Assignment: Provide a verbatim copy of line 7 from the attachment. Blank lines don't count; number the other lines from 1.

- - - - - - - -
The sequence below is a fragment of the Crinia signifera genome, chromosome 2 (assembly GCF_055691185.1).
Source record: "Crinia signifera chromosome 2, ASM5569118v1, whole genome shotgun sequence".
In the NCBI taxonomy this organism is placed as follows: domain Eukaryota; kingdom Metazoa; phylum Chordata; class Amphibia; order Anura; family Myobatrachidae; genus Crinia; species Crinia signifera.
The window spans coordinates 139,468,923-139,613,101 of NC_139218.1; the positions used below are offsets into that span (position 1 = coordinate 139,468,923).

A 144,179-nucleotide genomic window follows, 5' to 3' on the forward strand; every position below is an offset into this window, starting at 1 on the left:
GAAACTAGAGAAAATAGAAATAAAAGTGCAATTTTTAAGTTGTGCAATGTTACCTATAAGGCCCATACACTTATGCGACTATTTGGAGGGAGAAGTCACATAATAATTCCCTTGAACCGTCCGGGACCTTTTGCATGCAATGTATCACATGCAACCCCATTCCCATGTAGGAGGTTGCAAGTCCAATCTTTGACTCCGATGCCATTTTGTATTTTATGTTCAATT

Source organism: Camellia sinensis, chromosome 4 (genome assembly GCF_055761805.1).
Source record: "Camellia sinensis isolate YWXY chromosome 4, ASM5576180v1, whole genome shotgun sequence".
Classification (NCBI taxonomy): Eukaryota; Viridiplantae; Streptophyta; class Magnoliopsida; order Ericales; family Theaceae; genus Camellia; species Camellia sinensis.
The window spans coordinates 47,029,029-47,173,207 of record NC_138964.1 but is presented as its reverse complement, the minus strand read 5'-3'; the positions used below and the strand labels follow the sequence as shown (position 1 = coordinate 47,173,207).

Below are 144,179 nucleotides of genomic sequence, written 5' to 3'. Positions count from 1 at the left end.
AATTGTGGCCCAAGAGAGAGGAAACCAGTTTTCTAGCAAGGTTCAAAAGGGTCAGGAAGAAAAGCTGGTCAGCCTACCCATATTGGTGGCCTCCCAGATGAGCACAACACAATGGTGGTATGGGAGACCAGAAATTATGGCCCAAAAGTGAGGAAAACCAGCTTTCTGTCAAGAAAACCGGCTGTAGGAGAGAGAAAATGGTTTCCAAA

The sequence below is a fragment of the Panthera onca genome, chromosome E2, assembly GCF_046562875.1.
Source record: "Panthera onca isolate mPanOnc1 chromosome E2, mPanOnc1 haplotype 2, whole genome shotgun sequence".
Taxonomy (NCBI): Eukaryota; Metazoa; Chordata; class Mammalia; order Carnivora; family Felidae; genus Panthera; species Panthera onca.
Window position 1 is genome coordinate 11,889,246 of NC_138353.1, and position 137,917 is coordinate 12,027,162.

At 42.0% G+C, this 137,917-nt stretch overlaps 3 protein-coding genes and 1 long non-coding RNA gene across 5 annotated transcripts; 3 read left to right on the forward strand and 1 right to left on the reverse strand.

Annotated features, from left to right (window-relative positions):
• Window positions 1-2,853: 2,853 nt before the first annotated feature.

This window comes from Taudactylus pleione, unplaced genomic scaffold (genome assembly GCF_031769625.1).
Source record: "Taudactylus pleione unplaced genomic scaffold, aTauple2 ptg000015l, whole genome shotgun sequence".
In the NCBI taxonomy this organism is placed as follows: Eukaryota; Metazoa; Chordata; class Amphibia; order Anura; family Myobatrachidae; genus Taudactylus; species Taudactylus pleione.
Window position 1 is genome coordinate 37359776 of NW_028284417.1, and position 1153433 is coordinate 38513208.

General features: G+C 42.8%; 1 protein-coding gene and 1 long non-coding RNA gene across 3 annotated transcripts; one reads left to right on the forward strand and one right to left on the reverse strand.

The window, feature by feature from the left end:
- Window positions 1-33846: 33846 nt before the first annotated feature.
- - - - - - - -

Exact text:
Source organism: Camellia sinensis, chromosome 4 (genome assembly GCF_055761805.1).